What is the biggest regret an investor can have in the stock market?
For many, it’s selling stocks when the market is crashing. Like last year when global markets crashed to multi-year lows.
Businesses were shut, countries were locked down. There were predictions of doom’s day. The pandemic could either kill humans in large numbers or economies around the world could go into ‘great depression’.
Nothing of that sort happened. In fact, the market crashed and recovered pretty quickly.
Those who sold out of fear, were selling shares at throwaway prices. From the bottom last year, most stocks have doubled or tripled in value.
For those who sold, that’s a big regret. But is this the ‘biggest regret’ for an investor?
Nifty is still only around 15% higher than its pre-Covid levels. Even if you invest today with a long-term view of 10 years, you should still earn healthy returns out of the market.
So, what then is the biggest regret an investor can have in the stock market?
Personally, for me, it’s been buying a quality company and then selling it for a small profit – only to see it rise 5-10-20 times over the next few years.
This has happened to me quite a few times. A recent example is ‘Deepak Nitrate’ which I bought at around ₹ 200 back in 2017 and ended up selling it for around ₹ 450 in February last year. I had my reasons for it. The gains were huge too.
But the stock has gone up nearly 4 times since then.
Being patient and riding winners for long periods of time, is an important skill every investor should learn.
A new investor is usually impatient with his winners and tends to have much more patience when it comes to losers. Many people are holdings stocks like Reliance Power, Suzlon, Yes Bank etc. even though they are in huge losses.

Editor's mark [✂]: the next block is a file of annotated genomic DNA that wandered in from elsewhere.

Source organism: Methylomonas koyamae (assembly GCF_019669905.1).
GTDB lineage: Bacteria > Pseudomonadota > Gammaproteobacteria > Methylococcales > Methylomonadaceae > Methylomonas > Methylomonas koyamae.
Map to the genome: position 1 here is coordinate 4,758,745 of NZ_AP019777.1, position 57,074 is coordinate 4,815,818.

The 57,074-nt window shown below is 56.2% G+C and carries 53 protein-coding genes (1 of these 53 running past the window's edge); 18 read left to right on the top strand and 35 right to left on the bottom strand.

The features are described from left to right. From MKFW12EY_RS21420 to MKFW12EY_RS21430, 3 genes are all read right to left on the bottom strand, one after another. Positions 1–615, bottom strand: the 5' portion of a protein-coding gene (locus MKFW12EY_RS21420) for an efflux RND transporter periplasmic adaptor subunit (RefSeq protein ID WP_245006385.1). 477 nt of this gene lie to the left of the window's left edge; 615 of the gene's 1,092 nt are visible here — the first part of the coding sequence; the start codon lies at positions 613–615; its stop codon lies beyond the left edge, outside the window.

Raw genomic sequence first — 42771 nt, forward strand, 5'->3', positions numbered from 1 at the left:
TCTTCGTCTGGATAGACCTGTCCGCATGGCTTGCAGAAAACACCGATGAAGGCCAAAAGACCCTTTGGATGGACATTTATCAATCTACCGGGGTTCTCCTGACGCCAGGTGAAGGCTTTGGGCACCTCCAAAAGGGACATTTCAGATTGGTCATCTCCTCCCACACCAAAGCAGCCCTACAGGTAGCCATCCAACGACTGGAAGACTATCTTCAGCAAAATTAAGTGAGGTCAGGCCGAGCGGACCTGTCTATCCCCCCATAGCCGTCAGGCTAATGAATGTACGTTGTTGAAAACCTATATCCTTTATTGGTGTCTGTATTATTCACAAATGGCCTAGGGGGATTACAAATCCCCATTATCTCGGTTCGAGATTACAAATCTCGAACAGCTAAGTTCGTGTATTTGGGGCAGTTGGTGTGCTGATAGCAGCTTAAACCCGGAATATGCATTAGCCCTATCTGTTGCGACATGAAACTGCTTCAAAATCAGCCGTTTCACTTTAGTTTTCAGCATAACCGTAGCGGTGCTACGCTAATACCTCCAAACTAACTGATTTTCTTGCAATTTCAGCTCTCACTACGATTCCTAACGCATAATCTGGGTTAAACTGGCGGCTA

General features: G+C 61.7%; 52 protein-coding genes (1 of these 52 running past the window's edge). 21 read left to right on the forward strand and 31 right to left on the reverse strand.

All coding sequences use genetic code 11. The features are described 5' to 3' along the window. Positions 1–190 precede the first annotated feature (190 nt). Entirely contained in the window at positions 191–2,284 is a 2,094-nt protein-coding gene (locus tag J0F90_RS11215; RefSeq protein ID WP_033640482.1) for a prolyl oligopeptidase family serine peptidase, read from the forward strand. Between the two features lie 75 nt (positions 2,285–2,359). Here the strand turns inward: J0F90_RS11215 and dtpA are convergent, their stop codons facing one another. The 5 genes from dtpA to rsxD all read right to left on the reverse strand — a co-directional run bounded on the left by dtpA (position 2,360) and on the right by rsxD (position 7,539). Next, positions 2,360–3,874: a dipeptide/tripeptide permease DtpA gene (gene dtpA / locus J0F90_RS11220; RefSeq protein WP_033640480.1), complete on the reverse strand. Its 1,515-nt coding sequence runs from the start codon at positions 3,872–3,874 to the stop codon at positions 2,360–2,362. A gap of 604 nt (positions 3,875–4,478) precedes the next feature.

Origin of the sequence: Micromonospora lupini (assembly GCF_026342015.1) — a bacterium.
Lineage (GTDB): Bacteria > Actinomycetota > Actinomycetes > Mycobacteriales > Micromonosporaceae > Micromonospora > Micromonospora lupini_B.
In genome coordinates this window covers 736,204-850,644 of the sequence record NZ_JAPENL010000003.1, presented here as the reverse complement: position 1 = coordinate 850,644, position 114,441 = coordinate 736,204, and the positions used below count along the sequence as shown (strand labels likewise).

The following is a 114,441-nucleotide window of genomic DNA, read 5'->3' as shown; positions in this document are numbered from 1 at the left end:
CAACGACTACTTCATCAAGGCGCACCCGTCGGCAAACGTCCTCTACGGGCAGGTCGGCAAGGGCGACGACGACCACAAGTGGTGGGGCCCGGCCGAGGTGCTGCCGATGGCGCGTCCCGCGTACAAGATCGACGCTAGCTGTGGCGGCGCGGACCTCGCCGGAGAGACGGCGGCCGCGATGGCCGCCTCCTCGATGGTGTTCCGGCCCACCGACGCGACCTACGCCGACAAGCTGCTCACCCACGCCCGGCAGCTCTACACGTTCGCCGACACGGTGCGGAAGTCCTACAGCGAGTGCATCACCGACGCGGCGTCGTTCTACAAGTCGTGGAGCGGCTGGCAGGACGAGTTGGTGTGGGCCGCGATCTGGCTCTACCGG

Think about it.
Which of the two is better?
- Bought ‘Yes Bank’ for 200, current market price ₹ 20.
- Bought ‘Deepak Nitrate’ for 200, sold at ₹ 450, current market price ₹ 1800.
Let’s assume you invested ₹ 1 lakh in both companies. Even though you lost 90% of your investment in ‘Yes Bank’, you lost nearly ₹ 7 lakhs in ‘Deepak Nitrate’.
There is another problem. When ‘Deepak Nitrate’ was sold for ₹ 450, the money which comes from this has to be invested in some other stock.
If that doesn’t perform or is showing a loss, the regret becomes even bigger.
Key takeaways from this article:
- Think twice before selling a stock which has performed well in your portfolio. It could go on to be a much bigger winner. If the allocation gets uncomfortably large, you can sell a few shares and bring the allocation down.
- Sell only when you have a better alternative investment.
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